It’s often hard to spot the teacher in a Montessori classroom. She may be sitting with a preschooler next to a floor mat, arranging colored rectangles from darkest to lightest, or intently observing as a handful of elementary students dissect a leaf.
She won’t be presenting information for rote learning. Rather, she’ll be demonstrating specially designed learning materials that serve as a springboard for investigation and discovery. At the heart of the Montessori Method is the concept that mastery is best achieved through exploration, imitation, repetition, and trial and error.
The teacher thoughtfully prepares a classroom environment with materials and activities that meet his students’ unique interests, academic level, and developmental needs. These he introduces to each child sequentially, laying the foundation for independent learning.
Always, the teacher is aware of each student’s progress as she works toward mastering the particular concept or skill. He knows when to step in to offer special guidance, and when to challenge a student with the next step in a learning sequence.
Mentor, Model, Guide
Montessori education addresses the whole child: his physical, social, emotional, and cognitive growth. As well as helping each child become an independent learner, the teacher helps turn his attention outward, fostering community, collaboration, and respect for the dignity of others.
Teachers educated in the Montessori Method bring distinctive skills to the task. Their quiet orchestrations lead to magical moments as young children exclaim “I learned it myself!”—and older students think it.
Called a “directress” by Montessori Method founder Dr. Maria Montessori (back in the day when teachers were mostly women!), and sometimes known as a “guide,” the Montessori teacher plays many roles as she directs, or guides, her students.
Skilled Observer: Through careful observation, the Montessori teacher comes to know each student’s interests, learning style, and temperament. He understands the student’s developmental needs, and is receptive to her “sensitive periods,” when she is most ready to learn a new concept or skill.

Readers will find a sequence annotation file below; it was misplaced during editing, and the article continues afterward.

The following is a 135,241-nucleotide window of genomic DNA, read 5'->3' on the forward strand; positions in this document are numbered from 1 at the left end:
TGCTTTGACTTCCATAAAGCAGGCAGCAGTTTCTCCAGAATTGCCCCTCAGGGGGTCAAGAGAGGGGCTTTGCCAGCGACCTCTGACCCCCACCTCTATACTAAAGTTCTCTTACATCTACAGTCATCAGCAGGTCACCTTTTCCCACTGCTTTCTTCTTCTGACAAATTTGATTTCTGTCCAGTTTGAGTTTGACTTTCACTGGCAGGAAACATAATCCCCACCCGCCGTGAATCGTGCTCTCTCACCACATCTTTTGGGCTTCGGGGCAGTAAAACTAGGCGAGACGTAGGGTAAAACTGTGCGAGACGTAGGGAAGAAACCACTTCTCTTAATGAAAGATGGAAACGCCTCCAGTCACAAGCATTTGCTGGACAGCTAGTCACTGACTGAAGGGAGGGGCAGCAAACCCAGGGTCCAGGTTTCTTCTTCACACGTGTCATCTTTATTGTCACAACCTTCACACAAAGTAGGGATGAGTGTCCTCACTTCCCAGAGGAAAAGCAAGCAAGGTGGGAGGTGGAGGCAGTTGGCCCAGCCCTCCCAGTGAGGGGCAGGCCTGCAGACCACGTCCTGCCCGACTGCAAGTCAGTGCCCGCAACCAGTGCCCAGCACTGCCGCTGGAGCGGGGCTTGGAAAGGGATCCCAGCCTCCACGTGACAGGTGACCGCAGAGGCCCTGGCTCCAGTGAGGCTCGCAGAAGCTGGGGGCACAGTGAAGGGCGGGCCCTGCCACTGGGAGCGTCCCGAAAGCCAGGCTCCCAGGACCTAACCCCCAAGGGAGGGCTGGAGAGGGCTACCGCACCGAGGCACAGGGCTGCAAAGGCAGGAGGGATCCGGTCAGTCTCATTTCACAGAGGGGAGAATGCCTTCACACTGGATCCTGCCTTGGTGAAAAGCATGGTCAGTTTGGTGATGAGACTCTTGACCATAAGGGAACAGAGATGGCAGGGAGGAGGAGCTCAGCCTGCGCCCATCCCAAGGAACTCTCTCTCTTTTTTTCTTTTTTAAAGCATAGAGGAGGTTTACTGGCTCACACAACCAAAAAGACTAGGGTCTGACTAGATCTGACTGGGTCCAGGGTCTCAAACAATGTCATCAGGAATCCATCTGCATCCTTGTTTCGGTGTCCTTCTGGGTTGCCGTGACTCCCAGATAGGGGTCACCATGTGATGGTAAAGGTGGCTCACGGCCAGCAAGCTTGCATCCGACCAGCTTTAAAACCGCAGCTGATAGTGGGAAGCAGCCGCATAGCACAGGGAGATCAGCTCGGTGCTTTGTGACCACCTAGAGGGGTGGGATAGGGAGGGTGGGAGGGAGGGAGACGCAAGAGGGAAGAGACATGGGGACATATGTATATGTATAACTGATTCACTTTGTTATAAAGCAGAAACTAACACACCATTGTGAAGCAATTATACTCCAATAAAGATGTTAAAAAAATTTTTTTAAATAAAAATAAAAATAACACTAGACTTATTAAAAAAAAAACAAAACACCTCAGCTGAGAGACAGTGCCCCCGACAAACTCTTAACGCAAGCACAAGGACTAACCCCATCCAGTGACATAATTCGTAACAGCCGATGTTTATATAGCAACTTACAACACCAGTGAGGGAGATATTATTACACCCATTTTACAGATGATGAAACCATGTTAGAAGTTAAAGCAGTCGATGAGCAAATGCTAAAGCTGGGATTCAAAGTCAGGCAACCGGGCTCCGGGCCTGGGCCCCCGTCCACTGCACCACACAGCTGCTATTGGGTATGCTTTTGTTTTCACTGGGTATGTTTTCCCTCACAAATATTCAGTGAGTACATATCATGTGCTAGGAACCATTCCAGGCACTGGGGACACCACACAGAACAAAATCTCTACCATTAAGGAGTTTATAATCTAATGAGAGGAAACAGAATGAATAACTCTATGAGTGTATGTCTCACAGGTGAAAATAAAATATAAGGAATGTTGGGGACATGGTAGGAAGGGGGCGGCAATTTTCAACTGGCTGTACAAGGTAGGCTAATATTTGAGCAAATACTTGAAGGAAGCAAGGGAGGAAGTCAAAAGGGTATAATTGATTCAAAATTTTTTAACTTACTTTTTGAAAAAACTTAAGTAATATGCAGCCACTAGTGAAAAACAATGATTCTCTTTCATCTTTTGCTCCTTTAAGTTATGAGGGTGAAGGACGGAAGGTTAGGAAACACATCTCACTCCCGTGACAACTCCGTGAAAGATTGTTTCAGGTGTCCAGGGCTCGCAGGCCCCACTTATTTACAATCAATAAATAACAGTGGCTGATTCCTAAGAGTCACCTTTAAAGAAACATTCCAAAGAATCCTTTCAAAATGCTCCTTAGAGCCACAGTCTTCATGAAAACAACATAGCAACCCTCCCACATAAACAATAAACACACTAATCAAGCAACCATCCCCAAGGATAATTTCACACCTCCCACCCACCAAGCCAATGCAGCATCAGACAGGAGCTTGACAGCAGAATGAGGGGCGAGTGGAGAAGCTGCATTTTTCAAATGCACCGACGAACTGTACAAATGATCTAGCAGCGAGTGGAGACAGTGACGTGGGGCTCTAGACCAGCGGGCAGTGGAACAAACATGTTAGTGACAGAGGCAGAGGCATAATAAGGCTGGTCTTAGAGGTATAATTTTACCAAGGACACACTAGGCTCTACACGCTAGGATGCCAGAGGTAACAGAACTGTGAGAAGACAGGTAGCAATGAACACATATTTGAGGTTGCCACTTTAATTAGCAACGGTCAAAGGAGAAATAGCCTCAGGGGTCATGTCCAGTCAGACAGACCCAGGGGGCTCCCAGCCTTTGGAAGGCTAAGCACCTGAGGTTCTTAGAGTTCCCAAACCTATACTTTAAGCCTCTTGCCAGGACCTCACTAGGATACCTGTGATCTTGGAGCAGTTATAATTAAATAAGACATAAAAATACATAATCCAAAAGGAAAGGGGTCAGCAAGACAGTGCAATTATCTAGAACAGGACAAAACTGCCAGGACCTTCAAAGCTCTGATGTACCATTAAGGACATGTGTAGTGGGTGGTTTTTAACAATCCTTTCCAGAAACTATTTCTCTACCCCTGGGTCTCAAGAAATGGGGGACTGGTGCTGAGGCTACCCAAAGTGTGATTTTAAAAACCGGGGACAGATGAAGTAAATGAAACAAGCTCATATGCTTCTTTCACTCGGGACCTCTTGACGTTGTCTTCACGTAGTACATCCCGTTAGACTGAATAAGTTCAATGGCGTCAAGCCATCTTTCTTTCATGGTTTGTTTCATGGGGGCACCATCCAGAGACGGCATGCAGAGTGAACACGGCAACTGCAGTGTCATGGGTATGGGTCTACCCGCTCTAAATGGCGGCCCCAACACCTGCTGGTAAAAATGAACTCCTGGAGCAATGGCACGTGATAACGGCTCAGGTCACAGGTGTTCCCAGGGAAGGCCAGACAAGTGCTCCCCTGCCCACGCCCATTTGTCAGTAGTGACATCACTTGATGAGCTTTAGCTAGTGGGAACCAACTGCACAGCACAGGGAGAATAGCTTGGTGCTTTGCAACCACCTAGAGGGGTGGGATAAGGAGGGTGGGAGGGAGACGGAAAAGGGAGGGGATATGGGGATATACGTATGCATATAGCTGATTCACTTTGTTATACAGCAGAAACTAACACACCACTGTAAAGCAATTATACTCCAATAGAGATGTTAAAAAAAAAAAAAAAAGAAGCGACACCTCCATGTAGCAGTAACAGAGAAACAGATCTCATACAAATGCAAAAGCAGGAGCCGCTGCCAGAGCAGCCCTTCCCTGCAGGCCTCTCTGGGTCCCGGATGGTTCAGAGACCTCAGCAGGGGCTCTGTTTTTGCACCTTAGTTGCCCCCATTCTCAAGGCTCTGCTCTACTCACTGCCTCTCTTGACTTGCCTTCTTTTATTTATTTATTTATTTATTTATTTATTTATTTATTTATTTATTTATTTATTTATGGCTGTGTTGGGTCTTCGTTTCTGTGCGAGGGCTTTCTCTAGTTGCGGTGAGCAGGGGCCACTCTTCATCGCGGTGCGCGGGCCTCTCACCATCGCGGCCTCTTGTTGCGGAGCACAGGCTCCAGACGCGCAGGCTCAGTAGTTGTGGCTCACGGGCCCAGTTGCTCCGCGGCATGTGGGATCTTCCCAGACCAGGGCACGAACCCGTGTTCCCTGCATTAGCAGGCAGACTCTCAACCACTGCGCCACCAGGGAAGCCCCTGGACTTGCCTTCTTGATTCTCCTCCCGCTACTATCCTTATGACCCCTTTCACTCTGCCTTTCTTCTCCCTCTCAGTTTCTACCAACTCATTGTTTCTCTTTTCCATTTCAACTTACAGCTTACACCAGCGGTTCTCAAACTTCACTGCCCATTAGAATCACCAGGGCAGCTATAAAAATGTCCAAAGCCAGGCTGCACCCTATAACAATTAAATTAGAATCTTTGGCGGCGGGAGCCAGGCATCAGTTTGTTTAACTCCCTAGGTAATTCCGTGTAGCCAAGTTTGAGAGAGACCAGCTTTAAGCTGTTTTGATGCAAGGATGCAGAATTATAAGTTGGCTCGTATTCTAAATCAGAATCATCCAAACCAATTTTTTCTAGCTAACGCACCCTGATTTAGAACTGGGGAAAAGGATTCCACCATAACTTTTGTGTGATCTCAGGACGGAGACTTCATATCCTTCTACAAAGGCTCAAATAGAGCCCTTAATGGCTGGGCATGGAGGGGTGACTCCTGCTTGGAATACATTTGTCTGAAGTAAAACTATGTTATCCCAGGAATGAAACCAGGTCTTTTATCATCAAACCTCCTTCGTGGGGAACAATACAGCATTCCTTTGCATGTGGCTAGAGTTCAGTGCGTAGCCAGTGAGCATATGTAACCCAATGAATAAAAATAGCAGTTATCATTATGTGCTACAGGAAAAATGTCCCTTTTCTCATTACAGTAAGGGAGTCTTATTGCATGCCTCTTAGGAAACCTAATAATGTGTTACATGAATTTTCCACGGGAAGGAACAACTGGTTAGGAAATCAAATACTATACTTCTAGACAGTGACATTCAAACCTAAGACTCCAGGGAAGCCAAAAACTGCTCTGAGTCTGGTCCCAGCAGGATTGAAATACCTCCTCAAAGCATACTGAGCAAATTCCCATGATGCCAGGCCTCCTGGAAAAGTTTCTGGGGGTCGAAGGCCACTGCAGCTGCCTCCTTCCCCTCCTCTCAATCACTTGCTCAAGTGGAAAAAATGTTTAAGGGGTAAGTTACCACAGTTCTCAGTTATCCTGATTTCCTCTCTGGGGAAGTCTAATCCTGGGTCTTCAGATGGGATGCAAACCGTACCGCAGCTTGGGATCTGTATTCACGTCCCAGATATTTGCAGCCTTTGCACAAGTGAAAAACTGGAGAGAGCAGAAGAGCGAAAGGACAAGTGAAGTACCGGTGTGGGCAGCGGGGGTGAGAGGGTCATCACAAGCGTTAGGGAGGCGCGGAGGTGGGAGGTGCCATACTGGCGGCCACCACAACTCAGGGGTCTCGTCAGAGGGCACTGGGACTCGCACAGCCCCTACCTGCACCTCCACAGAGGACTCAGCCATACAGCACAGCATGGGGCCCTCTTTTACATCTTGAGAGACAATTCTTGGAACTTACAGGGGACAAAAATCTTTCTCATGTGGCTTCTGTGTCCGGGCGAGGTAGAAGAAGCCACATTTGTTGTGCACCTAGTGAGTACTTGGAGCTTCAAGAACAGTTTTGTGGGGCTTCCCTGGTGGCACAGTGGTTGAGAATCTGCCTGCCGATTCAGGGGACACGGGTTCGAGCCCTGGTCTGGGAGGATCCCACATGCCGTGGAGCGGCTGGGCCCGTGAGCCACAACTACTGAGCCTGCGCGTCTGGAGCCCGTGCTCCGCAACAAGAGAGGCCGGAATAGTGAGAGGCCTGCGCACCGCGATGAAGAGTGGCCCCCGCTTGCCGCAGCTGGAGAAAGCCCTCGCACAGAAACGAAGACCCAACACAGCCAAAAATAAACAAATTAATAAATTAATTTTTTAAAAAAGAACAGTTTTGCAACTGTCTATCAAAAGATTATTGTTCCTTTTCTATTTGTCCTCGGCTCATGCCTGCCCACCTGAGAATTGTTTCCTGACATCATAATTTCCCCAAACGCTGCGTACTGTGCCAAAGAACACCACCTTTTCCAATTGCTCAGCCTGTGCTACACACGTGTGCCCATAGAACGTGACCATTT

With this information the teacher chooses materials and lessons that will capture the student’s attention and entice her to learn. When he observes that the student has mastered a concept or skill, he introduces new lessons that become increasingly complex and abstract.
Creative Facilitator: The teacher serves as a resource as students go about their work. She offers encouragement, shares their triumphs, and steers them to greater understanding.
She helps them advance through the curriculum as they master new skills, so they are continually challenged and eager to learn.
As students progress, the teacher modifies the classroom environment, adjusting the learning materials to meet the students’ changing needs.
Character Builder: A Montessori class is a close-knit community, fertile ground for nurturing the qualities that help children and youth become citizens of the world and stewards of the planet.
By his own behavior and attitudes, the teacher models values such as empathy, compassion, and acceptance of individual differences. He encourages the students to be courteous and kind. And he brings students together in collaborative activities to foster teamwork, responsibility, self-discipline, and respect.
A Rewarding Career
The Montessori classroom is a place of discovery, often as much for the teacher as for her students. It’s not hard to imagine how, in the spirit of inquiry, the curriculum sometimes takes an unexpected turn. For Montessori teachers, that’s part of the pleasure.
Like their students, Montessori teachers delight in the challenge of new ideas and experiences; they are enthusiastic learners with a passion for life.
In the course of helping children become lifelong learners, Montessori teachers enjoy a personal journey of continued discovery and growth.
To learn about becoming a Montessori teacher, please visit our Teacher Resources Web page.